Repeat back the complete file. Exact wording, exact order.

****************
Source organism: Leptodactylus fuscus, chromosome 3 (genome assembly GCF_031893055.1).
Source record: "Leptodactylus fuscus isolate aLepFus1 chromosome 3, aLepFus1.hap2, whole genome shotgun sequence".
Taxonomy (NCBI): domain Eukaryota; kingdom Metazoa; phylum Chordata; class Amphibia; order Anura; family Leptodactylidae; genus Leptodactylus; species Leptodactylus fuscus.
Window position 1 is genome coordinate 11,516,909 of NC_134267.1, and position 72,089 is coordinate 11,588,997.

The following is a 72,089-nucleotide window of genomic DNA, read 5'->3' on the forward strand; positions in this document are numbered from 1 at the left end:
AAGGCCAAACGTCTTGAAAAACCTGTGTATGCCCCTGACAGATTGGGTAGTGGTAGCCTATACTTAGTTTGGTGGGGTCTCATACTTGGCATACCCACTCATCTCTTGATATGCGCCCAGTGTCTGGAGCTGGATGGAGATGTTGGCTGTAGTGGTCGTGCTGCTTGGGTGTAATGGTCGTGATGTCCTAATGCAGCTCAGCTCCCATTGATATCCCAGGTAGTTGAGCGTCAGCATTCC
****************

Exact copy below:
Source organism: Leptodactylus fuscus, chromosome 3 (genome assembly GCF_031893055.1).
Source record: "Leptodactylus fuscus isolate aLepFus1 chromosome 3, aLepFus1.hap2, whole genome shotgun sequence".
Taxonomy (NCBI): domain Eukaryota; kingdom Metazoa; phylum Chordata; class Amphibia; order Anura; family Leptodactylidae; genus Leptodactylus; species Leptodactylus fuscus.
Window position 1 is genome coordinate 11,516,909 of NC_134267.1, and position 72,089 is coordinate 11,588,997.

The following is a 72,089-nucleotide window of genomic DNA, read 5'->3' on the forward strand; positions in this document are numbered from 1 at the left end:
AAGGCCAAACGTCTTGAAAAACCTGTGTATGCCCCTGACAGATTGGGTAGTGGTAGCCTATACTTAGTTTGGTGGGGTCTCATACTTGGCATACCCACTCATCTCTTGATATGCGCCCAGTGTCTGGAGCTGGATGGAGATGTTGGCTGTAGTGGTCGTGCTGCTTGGGTGTAATGGTCGTGATGTCCTAATGCAGCTCAGCTCCCATTGATATCCCAGGTAGTTGAGCGTCAGCATTCC